Mistaken Targeting, Communication Delays Caused Strike on Syrian Forces

The combined air operations center, shown here, at Al Udeid AB, Qatar, provides command and control of air power throughout Iraq, Syria, Afghanistan, and 17 other nations. Air Force photo by TSgt. Joshua Strang.

A series of human errors in dynamic target development led to a group of US and coalition aircraft striking a group of fighters allied with the Syrian regime, killing at least 15 in September, according to highlights of a classified US Central Command-directed investigation, released on Tuesday.

Steps leading to the Sept. 17 strike near Dayr az Zawr, Syria, began two days earlier when intelligence, surveillance, and reconnaissance asset started tracking a vehicle. Analysts incorrectly tagged the vehicle as ISIS, which colored the rest of the decision making process. The vehicle arrived at a camp, where it was treated “with deference,” prompting analysts to determine the entire camp was aligned with ISIS, said Brig. Gen. Richard Coe, the inspector general of Air Combat Command who was appointed by Air Forces Central Command chief Lt. Gen. Jeffrey Harrigian to handle the investigation.

Before the strike began, the coalition took the unusual step of telling the Russian military the coordinates of the strike to deconflict airspace because it was an area the coalition had not operated in before, and there would be a large flight of aircraft in the area, Coe said. However, the operator on the call with the Russians passed along the wrong area—saying the target was nine kilometers south of the Dayr az Zawr airfield, instead of the correct target of nine kilometers south of the city itself.

Ultimately, a team of US, Danish, Australian, and British aircraft, including F-16s, A-10s, F/A-18s, and remotely piloted aircraft struck the target. Immediately when the strike began, however, Russia called the US combined air operations center to notify them that they were hitting Syrian forces, Coe said. However, Russia initially called and only wanted to speak to its regular contact in the operations center, who was not available. Twenty-seven minutes later, when Russia called back and eventually spoke to its regular contact, did aircraft stop striking. US and coalition aircraft dropped 34 precision-guided munitions and 380 30mm rounds from the A-10.

If Russia had not told the US officials, the strike would have continued and more Syrian fighters would have been killed, Coe said in a Tuesday briefing.

Investigators found that the strike was conducted within standard operating procedures and within the law of armed conflict. Errors in identification, stemming from the initial vehicle, led to the decision to strike the entire camp, which included tents, tunnels, fighting positions, and vehicles.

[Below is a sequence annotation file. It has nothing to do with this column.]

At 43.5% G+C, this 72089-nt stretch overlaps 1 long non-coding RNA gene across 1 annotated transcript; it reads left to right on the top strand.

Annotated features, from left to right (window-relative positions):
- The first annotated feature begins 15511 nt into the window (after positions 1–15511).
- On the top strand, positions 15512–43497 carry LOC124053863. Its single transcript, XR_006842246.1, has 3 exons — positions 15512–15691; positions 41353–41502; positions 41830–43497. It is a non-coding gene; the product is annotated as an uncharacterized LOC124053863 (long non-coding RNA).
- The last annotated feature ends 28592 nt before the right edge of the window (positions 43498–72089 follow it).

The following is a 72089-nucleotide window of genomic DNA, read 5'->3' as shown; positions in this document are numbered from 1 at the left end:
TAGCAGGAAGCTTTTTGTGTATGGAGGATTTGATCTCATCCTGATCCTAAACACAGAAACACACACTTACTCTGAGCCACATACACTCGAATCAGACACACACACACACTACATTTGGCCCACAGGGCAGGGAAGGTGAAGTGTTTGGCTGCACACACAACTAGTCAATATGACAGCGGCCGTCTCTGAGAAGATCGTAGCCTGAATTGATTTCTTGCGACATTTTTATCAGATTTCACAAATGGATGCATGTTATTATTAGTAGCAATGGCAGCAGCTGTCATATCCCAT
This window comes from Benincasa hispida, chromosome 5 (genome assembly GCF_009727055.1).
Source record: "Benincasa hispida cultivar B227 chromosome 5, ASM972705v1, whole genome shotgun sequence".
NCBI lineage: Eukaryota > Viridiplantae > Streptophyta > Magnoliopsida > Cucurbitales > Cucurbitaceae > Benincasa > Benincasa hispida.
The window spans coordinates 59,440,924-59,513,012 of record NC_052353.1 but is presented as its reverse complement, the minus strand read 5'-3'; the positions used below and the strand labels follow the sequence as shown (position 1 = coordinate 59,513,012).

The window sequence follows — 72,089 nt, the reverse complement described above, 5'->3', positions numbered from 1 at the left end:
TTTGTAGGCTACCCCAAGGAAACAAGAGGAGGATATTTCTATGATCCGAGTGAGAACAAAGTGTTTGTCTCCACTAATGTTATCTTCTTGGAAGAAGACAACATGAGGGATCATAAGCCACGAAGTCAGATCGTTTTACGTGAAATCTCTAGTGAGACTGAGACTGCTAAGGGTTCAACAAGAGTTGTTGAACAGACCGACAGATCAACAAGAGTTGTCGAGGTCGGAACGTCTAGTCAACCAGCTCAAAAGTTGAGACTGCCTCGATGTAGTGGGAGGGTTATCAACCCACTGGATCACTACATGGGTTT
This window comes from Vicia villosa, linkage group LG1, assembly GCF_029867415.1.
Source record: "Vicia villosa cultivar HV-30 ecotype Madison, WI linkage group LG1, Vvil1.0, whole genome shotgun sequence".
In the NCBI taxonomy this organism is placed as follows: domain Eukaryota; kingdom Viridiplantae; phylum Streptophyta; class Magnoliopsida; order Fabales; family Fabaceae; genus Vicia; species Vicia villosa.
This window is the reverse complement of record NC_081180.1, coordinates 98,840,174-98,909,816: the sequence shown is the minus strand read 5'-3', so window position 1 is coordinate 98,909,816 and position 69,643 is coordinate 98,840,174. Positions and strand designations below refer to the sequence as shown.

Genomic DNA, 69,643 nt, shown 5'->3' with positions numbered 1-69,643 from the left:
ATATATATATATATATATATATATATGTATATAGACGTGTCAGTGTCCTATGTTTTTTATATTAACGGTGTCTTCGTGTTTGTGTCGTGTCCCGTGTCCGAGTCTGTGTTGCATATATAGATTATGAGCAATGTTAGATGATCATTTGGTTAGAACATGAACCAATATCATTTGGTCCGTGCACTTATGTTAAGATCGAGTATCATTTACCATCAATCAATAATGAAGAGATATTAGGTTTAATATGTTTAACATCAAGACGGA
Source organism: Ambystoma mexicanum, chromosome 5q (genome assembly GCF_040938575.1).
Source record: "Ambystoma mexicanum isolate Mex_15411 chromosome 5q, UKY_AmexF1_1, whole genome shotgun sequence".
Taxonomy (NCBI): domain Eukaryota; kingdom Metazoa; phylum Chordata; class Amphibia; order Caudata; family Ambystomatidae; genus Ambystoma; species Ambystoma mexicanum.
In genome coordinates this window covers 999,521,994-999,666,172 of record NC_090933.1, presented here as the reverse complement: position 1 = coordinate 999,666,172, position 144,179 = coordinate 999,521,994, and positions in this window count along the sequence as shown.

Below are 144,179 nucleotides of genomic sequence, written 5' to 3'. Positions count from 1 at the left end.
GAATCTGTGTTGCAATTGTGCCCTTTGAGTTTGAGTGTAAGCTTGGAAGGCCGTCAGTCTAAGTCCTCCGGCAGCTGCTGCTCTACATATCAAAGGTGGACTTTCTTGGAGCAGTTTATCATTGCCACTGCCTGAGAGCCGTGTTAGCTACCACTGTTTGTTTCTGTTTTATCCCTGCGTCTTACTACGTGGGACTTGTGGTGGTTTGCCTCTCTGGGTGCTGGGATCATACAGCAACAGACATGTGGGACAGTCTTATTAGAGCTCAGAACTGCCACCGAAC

The analysis did not include a designated “red team” of analysts whose job is to look critically at the targeting, Coe said. One analyst spoke out in a chatroom that the target could not have been ISIS because the camp had a tank, but that did not ultimately impact the decision to strike, Coe said.

Following the investigation, Air Forces Central Command and the anti-ISIS coalition should review multiple parts of its dynamic targeting decision making process and other steps to ensure it does not happen again, Coe said. This includes reviewing the dynamic targeting process itself, improving information sharing, improving the operations center’s lessons learned process, and making sure that both Russia and the US pass along critical information immediately.

US investigators could not visit the site, and could only determine that at least 15 fighters were killed based on overhead imagery, Coe said. Also, the group of fighters was not wearing uniforms, which impacted the decision to strike and meant investigators could not definitively say if those killed were part of the Syrian Army, Coe said.

The Syrian Observatory for Human Rights said at the time that as many as 80 soldiers were killed in the strike, but this could not be independently confirmed, Coe said. The US has no plans to pay reparation for the strike, but Syria could make a formal claim that would go through the State Department, according to AFCENT.